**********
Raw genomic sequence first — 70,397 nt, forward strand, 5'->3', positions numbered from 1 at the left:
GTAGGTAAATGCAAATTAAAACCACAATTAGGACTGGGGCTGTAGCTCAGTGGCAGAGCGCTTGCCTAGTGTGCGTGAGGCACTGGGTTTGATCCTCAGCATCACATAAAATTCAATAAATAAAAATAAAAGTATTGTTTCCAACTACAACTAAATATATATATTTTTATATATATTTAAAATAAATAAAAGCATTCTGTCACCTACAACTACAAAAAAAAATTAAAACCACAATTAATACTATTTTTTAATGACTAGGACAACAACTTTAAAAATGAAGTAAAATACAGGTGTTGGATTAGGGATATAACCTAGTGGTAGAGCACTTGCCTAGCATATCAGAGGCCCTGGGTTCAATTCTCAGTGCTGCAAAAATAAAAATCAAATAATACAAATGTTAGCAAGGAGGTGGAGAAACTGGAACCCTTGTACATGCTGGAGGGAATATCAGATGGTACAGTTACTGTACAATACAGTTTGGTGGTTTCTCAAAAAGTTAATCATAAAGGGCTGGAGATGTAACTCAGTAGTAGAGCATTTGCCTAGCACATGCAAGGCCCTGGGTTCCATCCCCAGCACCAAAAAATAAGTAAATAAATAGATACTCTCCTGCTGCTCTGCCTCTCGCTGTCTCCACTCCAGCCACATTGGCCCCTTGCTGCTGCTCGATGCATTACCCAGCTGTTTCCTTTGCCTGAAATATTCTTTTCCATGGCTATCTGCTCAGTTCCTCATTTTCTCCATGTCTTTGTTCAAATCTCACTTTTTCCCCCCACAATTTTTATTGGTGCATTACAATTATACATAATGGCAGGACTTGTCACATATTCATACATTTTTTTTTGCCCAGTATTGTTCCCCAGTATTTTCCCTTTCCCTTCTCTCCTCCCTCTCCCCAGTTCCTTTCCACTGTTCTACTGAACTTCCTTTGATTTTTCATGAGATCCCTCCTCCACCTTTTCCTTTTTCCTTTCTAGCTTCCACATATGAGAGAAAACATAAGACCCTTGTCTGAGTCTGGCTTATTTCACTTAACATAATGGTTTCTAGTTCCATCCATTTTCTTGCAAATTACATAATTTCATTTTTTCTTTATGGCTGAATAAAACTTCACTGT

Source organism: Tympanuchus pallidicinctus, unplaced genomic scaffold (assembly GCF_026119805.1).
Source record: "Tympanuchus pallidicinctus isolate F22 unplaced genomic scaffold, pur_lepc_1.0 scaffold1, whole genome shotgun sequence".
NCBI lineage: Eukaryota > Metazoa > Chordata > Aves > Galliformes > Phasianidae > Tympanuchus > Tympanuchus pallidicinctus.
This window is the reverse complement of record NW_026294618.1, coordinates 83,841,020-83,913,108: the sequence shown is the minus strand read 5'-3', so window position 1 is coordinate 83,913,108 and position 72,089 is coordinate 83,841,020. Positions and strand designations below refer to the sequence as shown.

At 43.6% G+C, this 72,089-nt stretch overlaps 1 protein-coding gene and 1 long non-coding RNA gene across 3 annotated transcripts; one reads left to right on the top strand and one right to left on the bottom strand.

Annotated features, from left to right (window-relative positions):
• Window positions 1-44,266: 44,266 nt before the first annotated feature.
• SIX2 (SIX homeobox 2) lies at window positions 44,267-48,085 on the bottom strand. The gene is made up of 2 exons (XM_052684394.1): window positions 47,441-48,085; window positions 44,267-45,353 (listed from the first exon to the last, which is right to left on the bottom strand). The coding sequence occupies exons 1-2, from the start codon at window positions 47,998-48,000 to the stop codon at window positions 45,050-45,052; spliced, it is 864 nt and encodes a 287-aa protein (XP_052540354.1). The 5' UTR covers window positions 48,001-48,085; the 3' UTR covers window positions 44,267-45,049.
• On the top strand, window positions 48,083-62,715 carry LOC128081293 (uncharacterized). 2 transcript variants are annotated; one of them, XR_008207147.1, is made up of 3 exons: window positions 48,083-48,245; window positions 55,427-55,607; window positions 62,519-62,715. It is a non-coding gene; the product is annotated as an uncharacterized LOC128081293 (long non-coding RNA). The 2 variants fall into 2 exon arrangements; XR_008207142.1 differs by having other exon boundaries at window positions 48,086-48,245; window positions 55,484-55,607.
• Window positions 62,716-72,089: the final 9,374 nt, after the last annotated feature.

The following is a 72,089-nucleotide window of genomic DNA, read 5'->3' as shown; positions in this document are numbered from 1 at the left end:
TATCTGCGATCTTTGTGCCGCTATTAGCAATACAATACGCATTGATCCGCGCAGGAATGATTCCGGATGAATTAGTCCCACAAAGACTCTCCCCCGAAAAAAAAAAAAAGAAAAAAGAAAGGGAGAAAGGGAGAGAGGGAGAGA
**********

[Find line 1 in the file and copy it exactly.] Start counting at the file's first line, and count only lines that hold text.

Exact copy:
Raw genomic sequence first — 70,397 nt, forward strand, 5'->3', positions numbered from 1 at the left: